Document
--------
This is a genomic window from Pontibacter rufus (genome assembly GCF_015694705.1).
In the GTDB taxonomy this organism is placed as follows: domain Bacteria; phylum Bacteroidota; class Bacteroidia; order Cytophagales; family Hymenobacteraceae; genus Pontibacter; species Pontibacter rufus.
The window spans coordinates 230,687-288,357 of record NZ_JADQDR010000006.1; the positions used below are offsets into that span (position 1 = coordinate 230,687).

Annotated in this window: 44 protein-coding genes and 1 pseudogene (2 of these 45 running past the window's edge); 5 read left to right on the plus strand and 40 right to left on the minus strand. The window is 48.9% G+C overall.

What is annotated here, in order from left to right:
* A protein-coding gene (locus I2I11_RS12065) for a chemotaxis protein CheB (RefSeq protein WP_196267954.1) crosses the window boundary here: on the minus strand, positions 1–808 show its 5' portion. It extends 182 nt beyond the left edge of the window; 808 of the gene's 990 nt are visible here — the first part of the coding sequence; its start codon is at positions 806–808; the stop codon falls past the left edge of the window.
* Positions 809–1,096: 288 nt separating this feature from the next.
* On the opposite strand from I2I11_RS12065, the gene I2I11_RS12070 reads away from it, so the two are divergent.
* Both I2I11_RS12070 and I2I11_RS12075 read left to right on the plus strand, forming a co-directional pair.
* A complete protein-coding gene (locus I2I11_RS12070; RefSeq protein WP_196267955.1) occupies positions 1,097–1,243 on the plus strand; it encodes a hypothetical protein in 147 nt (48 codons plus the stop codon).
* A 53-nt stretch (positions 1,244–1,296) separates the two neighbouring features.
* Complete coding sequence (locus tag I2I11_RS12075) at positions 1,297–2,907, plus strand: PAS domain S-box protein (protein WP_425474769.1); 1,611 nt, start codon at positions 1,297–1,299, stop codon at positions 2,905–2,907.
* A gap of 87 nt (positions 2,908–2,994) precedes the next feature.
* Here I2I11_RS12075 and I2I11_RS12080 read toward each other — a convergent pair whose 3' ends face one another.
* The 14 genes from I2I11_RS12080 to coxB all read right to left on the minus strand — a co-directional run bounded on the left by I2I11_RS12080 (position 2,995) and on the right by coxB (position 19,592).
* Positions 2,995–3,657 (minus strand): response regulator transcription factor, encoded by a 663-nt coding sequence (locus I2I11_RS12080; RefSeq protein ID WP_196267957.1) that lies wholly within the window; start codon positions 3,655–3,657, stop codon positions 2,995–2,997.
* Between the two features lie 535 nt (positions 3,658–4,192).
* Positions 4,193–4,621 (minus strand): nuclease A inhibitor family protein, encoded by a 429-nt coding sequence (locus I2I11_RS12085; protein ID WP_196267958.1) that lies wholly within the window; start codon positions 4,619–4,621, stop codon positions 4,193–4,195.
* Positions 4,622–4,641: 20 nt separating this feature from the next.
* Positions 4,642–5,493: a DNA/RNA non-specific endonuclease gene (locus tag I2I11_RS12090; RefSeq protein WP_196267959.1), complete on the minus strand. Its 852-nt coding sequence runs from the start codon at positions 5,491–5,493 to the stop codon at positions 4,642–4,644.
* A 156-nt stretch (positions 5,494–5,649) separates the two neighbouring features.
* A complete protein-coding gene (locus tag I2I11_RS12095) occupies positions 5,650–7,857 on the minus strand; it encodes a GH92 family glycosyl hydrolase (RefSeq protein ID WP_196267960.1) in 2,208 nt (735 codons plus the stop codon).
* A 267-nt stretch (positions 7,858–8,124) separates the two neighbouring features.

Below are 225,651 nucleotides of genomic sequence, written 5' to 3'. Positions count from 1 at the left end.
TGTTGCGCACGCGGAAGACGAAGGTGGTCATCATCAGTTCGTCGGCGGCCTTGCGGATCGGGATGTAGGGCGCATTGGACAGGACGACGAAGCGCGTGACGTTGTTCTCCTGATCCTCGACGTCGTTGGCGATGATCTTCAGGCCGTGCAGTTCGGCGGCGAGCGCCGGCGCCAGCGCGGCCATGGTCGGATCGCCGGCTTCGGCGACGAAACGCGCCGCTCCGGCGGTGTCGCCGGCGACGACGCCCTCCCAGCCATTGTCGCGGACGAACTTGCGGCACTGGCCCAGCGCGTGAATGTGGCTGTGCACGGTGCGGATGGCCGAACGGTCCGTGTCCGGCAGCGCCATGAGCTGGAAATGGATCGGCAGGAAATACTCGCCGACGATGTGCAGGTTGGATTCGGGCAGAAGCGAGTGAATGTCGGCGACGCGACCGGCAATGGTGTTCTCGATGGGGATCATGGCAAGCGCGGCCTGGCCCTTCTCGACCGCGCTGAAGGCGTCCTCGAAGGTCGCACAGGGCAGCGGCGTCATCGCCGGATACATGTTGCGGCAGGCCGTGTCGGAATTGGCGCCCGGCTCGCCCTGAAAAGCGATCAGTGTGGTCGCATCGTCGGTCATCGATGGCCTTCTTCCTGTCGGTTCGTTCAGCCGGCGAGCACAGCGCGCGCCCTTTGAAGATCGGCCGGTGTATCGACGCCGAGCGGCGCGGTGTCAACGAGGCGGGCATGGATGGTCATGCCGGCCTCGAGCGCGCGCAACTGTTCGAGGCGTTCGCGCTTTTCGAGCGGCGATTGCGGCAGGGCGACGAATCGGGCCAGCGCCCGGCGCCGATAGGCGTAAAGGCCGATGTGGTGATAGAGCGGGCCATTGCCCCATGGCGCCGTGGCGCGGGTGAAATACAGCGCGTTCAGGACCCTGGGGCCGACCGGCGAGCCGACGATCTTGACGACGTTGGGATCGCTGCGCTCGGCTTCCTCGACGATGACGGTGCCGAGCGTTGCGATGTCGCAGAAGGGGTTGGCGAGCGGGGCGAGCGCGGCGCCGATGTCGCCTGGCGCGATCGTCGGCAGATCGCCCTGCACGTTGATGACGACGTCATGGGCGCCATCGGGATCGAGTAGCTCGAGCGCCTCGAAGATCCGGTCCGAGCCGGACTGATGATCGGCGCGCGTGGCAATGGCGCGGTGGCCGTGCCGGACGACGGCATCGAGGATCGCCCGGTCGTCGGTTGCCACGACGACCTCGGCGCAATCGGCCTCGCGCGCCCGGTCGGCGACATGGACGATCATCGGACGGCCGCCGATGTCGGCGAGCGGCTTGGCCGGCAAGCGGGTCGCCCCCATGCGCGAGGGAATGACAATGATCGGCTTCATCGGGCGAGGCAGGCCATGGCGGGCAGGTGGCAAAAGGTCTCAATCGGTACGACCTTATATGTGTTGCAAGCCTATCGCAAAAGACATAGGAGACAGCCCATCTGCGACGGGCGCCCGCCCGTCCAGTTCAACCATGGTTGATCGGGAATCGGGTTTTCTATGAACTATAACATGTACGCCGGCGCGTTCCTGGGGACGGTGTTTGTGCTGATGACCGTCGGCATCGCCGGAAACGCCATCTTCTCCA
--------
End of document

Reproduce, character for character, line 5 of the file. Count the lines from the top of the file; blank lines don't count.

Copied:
What is annotated here, in order from left to right: